Whenever we speak of God, there is a necessary tentativeness that must attend our words. A holding back of absolute certainty must accompany what we say.
For many people of the Christian faith, this statement would be considered nonsense. They know what they know and it is absolute. It allows them a bold proclamation in all areas of life and faith. Sometimes it leads to the bullying of others who are not on the same page. I struggle whenever I hear such concrete knowledge.
The tentative voice of theological reflection contains a humility that recognizes the limitations of what we can perceive, know and speak about. While God has come among us and revealed God’s self to humanity through Jesus and the scriptures, God also remains wholly other. We only know what God reveals, and sometimes what God reveals isn’t nearly so clear as others may make it seem.
The problem, though, of such hesitancy is that left unchecked, it becomes paralyzing. Uncertainty easily leads us to whisper our witness. The proclamative voice is stifled by doubt run amok.
In the world we often see both ends of this spectrum. Some speak with certitude. Others barely dare speak at all. If I were to fall into the ditch of one or the other, it is most likely that I’d find myself sliding into the ravine of doubt.
There is a middle way, a path – perhaps many roads – that we can take to walk between the two slippery slopes. It is one in which we speak with certainty from the tradition within which we stand, while honoring the uncertainties that accompany our proclamation.
I proclaim that God raised Jesus from the dead, and that somehow this brings about the forgiveness of sin and unleashes God’s life-giving power in the world. I proclaim that God’s resurrection power points toward a horizon that is already emerging among us, that God’s kingdom is still to be fully established even though it is already becoming in the world as we speak.
Yet, I have many questions that accompany this proclamation. I don’t know how I know this to be true. I read it in the scriptures and stand within a Lutheran tradition that proclaims it to be so. Somehow, the Holy Spirit has called me to this faith and gathered me into a community that holds this proclamation to be true, while sending me into the world to give witness to God’s work through word and deed.
I don’t know how God will ultimately bring resurrection power to bear in a world that remains so torn and so full of death. I don’t know when or how God will bring all things into God’s way. I don’t even fully know what that will be like. So, in my proclamation there is a tentative certainty, an accompanying hesitance with every certainty.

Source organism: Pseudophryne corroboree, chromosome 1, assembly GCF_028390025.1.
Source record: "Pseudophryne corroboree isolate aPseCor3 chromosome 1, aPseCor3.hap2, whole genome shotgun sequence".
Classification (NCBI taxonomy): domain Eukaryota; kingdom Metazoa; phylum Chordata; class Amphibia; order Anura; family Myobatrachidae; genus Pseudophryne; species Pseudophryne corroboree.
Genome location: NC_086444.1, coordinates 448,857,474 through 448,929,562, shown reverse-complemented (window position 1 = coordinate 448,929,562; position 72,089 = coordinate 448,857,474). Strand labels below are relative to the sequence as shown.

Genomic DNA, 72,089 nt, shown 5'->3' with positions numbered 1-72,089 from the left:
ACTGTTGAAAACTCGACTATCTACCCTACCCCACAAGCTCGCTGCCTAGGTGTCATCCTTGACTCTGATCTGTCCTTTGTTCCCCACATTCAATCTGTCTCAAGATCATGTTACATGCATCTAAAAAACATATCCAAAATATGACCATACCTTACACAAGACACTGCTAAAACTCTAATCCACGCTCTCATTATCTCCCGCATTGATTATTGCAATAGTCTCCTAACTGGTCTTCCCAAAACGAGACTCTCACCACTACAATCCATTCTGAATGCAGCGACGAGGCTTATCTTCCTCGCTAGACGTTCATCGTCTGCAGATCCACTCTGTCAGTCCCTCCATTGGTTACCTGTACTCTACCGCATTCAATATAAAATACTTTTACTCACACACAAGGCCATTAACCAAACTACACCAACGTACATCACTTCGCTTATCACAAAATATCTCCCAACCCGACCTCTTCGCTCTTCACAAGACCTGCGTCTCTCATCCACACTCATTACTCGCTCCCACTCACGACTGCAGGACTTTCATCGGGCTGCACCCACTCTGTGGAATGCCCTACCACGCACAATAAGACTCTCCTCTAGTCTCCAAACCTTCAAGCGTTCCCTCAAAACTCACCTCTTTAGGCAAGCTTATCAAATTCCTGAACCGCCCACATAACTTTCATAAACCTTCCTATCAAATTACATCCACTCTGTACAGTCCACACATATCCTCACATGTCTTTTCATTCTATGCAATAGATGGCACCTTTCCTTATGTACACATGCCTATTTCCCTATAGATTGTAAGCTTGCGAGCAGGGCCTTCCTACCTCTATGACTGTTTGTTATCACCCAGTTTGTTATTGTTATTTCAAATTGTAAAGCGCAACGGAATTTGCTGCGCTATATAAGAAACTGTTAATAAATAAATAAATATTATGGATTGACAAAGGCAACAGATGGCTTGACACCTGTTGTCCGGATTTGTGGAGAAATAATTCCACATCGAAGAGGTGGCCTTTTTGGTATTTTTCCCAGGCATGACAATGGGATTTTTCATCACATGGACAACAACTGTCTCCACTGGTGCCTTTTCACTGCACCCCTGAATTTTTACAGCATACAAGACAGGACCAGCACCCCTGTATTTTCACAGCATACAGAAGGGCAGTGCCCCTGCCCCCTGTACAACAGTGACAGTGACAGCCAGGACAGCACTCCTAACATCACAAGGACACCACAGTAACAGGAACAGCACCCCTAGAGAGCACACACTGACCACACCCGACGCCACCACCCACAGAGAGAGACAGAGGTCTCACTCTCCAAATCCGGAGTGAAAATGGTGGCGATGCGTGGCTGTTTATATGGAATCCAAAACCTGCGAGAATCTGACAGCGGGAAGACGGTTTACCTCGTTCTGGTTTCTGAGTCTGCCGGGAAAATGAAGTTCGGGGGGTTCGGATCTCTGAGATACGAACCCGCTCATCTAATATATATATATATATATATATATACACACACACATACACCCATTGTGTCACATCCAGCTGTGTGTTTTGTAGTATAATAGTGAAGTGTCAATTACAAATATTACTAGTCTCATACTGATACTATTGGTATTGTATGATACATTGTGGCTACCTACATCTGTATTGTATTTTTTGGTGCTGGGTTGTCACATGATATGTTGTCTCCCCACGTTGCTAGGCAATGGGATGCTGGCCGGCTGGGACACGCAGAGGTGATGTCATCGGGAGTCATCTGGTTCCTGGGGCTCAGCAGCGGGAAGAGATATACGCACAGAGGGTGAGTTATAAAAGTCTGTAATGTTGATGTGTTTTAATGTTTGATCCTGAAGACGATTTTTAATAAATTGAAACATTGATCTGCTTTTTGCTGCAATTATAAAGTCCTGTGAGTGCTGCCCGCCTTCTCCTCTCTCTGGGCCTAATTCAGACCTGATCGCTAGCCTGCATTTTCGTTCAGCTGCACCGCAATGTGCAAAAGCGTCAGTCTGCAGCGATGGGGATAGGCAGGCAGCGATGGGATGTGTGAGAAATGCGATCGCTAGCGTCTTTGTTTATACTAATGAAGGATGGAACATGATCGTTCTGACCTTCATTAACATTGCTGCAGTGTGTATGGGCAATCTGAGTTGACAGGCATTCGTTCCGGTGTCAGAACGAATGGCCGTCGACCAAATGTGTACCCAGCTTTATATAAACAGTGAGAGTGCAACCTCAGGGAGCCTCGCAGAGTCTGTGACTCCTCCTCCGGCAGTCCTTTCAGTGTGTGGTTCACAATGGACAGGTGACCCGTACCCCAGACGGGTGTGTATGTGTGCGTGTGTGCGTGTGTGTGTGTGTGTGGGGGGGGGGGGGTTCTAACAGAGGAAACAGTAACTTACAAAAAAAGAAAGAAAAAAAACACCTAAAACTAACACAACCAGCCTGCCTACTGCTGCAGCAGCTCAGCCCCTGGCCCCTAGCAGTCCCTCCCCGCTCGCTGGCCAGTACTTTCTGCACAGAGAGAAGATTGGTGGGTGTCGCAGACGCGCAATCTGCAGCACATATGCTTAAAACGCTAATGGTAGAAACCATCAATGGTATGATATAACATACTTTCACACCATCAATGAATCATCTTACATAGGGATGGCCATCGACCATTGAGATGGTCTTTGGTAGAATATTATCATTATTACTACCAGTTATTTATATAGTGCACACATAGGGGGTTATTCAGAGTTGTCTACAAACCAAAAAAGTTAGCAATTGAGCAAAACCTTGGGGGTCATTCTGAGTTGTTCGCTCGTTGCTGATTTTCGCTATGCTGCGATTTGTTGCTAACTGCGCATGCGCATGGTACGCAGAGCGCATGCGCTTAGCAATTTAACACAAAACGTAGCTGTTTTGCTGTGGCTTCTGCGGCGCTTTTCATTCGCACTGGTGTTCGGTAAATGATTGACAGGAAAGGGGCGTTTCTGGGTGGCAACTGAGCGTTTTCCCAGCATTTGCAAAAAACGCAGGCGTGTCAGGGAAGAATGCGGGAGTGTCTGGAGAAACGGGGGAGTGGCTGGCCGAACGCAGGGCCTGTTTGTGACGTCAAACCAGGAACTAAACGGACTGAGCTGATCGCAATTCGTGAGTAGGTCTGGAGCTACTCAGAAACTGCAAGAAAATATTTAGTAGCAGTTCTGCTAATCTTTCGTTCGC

Right now, we know only in part that which will become clear. Our words are limited by the metaphoric nature of language. I know this all too well.
So often, the church is too aware of these limitations and we become too entrenched in tentativeness. We are still trying to figure out where we stand in a world that has changed so rapidly, a world filled with voices that often want the church removed from the public square entirely. At the same time, we hear bold declarations of those who are certain. Sometimes they are embarrassing, especially when they espouse a hatred or bigotry that is opposite of God’s embracing love. We let ourselves go silent or speak only to the faithful who gather in the pews of our well-protected churches. We find ourselves whispering.
The middle way of proclamation stakes a claim for God’s action in the world and acknowledges the mystery of what we understand. It equips the church to proclaim the radical love of God embodied in Jesus while enacting this love in the neighborhoods surrounding the church.
The Holy Spirit still sends us into the world and empowers the church to speak. We must not whisper in uncertainty, but proclaim what we know, always leaving lots of room for the mysteries of God’s ways. We don’t know all the answers, but we know the one who holds the world, who brings new life, and who promises to restore all of creation. We know God in and through the work of Jesus who sends the church. We know God in the Holy Spirit who empowers us for this task.
We have voice. We have witness. Let us proclaim aloud. The time for whispering is over. This world needs the witness of God’s redeeming love.The above photo is entitled “Battle Center Methodist Church,” by TumblingRun. It is used by permission according to its Creative Commons (CC BY-NC-ND 2.0) license.